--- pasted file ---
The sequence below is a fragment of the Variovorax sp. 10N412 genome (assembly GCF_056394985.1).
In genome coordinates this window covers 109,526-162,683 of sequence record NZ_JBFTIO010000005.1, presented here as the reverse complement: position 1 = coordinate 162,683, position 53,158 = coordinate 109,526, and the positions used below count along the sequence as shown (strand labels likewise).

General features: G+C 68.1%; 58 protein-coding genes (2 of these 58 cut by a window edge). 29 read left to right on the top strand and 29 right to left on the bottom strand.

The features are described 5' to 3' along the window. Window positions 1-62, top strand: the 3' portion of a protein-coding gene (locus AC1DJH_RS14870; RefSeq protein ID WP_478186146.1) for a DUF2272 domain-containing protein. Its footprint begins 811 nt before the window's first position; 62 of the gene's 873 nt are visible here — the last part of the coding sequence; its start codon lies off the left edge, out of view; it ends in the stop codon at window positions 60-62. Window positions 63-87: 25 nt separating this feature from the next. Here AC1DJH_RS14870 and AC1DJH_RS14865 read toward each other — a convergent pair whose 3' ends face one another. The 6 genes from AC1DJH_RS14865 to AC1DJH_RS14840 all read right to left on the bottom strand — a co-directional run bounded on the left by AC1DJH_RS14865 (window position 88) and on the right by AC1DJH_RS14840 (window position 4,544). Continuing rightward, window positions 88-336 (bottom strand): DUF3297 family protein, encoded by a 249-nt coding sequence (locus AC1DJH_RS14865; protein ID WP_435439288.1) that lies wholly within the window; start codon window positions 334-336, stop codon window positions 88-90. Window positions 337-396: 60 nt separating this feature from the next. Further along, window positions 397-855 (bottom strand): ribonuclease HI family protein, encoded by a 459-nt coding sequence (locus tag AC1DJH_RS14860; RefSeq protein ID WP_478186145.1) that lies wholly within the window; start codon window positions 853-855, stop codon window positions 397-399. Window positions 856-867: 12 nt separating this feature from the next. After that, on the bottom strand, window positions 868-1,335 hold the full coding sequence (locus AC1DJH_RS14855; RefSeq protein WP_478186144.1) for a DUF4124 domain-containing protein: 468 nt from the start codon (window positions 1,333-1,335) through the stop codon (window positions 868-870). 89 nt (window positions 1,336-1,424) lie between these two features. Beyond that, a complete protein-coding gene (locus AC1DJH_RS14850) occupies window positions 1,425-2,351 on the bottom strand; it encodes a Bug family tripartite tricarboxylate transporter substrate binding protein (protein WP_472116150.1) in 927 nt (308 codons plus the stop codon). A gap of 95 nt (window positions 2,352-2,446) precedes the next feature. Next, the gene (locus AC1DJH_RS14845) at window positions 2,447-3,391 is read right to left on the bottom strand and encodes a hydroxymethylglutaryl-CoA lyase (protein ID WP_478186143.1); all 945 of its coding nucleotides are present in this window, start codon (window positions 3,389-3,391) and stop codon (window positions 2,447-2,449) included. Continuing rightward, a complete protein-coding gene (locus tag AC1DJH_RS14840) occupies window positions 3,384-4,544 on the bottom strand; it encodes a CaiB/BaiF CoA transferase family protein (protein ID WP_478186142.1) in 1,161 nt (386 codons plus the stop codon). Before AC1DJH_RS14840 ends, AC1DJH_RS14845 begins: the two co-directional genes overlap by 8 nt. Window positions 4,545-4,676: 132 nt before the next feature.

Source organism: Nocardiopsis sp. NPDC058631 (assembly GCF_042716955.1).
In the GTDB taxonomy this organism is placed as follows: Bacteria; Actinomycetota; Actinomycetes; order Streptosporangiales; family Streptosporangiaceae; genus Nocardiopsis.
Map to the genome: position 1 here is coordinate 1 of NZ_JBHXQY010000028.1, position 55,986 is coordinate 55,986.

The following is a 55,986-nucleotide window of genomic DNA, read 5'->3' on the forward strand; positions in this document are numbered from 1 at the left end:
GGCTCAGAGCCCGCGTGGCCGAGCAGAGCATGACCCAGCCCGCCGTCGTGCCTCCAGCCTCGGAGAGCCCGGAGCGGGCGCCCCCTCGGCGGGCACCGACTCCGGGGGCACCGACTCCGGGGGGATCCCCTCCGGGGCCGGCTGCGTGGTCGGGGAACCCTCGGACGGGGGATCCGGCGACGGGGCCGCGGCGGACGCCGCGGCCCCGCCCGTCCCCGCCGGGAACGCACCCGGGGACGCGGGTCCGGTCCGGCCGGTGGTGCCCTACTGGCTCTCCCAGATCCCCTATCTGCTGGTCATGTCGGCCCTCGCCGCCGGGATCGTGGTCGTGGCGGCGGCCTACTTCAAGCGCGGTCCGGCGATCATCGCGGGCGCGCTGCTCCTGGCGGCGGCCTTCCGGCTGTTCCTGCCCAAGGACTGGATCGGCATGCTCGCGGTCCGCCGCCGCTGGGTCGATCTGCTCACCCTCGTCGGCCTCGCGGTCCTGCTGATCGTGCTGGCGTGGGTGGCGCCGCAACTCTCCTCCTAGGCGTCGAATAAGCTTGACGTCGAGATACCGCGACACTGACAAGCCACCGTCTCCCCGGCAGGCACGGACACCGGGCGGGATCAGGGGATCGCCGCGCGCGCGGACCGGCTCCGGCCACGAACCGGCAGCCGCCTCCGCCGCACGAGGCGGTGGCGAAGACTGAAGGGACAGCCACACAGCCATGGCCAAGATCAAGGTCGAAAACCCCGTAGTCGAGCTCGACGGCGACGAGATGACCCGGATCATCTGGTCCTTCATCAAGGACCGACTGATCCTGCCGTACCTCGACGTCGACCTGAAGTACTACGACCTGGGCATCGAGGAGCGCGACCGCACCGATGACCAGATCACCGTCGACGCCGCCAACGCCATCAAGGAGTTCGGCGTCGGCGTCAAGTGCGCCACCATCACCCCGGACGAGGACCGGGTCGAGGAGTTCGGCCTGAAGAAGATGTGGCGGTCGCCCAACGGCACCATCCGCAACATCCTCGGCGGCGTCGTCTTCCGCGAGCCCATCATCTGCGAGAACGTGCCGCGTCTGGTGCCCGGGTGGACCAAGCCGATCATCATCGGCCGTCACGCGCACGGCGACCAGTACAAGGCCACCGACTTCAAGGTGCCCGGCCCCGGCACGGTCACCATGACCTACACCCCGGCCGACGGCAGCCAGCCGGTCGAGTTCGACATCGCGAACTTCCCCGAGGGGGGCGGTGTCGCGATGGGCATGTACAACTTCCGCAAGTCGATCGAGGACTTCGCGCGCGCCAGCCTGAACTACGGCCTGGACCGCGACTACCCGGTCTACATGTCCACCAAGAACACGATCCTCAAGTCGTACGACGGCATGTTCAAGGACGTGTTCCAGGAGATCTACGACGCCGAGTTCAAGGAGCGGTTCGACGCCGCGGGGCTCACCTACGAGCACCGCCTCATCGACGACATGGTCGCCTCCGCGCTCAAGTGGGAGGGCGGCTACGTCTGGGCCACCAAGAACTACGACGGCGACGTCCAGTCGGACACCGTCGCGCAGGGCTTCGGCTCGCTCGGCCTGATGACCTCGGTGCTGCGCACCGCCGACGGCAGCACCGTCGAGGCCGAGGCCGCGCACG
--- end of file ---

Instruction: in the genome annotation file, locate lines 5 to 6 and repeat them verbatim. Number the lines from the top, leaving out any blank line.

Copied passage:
Source organism: Nocardiopsis sp. NPDC058631 (assembly GCF_042716955.1).
In the GTDB taxonomy this organism is placed as follows: Bacteria; Actinomycetota; Actinomycetes; order Streptosporangiales; family Streptosporangiaceae; genus Nocardiopsis.